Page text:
Ryanair chief executive Michael O'Leary was paid a €440,000 bonus in the airline's last financial year -- almost double the €241,000 he received in the 2010 period, according to the airline's annual report published yesterday.
On top of his basic €595,000 salary, and a pension contribution, the bonus brought his total remuneration for the last financial year to approximately €1.1m. But the bonus only brings Mr O'Leary's total remuneration back to the level he received in 2009.
In Ryanair's 2009 financial year, Mr O'Leary took a voluntary 10pc pay cut that brought his salary to €595,000, while in the 12 months to the end of March 2010, his bonus was nearly halved to €241,000 despite the airline reporting a near tripling of profits.
Under Mr O'Leary's employment contract, he's eligible for a performance bonus of up to 50pc of his basic salary, as well as other unspecified bonuses, dependent on the achievement of certain financial targets.
"It is considered that the shareholding of the chief executive acts to align his interests with those of shareholders and gives him a keen incentive to perform to the highest levels," the Ryanair annual report notes.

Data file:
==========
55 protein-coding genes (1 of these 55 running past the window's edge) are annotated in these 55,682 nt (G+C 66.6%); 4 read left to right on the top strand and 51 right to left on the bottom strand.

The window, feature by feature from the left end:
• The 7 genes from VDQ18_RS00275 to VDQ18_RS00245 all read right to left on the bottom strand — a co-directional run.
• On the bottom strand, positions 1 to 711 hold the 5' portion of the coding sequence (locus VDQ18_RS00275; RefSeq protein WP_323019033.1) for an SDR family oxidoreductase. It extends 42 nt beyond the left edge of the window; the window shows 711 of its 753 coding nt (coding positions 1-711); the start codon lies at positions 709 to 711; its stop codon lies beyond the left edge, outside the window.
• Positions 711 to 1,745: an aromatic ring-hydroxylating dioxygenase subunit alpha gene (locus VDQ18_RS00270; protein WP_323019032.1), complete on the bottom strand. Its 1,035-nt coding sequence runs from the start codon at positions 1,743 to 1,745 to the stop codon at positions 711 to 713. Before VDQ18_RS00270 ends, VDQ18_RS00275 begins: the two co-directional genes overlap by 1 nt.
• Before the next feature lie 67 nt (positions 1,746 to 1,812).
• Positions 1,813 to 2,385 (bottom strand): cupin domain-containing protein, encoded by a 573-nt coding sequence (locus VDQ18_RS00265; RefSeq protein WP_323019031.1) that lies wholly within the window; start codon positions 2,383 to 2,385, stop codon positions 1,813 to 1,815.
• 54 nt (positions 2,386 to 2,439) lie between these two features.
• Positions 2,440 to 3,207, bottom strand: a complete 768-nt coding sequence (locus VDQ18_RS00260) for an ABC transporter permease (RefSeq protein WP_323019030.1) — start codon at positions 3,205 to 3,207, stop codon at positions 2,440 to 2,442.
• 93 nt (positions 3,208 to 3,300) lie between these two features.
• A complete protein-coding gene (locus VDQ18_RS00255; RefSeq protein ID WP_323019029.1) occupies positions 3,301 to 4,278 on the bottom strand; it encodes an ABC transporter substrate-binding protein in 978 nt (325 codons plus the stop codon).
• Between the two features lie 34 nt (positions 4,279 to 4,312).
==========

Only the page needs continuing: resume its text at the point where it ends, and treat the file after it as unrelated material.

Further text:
Mr O'Leary, who turned 50 in March, owns about 3.7pc of Ryanair, or 55 million shares. They're currently worth about €184m. The airline recently paid a €500m dividend to shareholders, with Mr O'Leary receiving close to €20m as a result.
The airline could pay another major dividend in 2013.
On Monday, the Ryanair chief declined to say whether he planned to sell any of his shares in the airline this summer. Mr O'Leary sold shares worth €20m last summer.
A handful of other senior executives -- who include joint deputy chief executives Michael Cawley and Howard Millar -- were paid a total of €6.5m in the last financial year.
That was down from the €7.4m they received in the previous year and over 20pc less than the €8.2m they were paid in the 2009 financial year.
Mr Cawley is Ryanair's chief operating officer, while Mr Millar is chief financial officer.
Former finance minister and European Commissioner Charlie McCreevy, who joined the Ryanair board as a non-executive during the last financial year, was paid a total of almost €40,000.
As with other Ryanair non-executive directors, he's entitled to €32,000 per annum plus expenses. Chairman David Bonderman waived his remuneration.
This week, Ryanair reported a 1pc rise in net profit to €139m for the first quarter.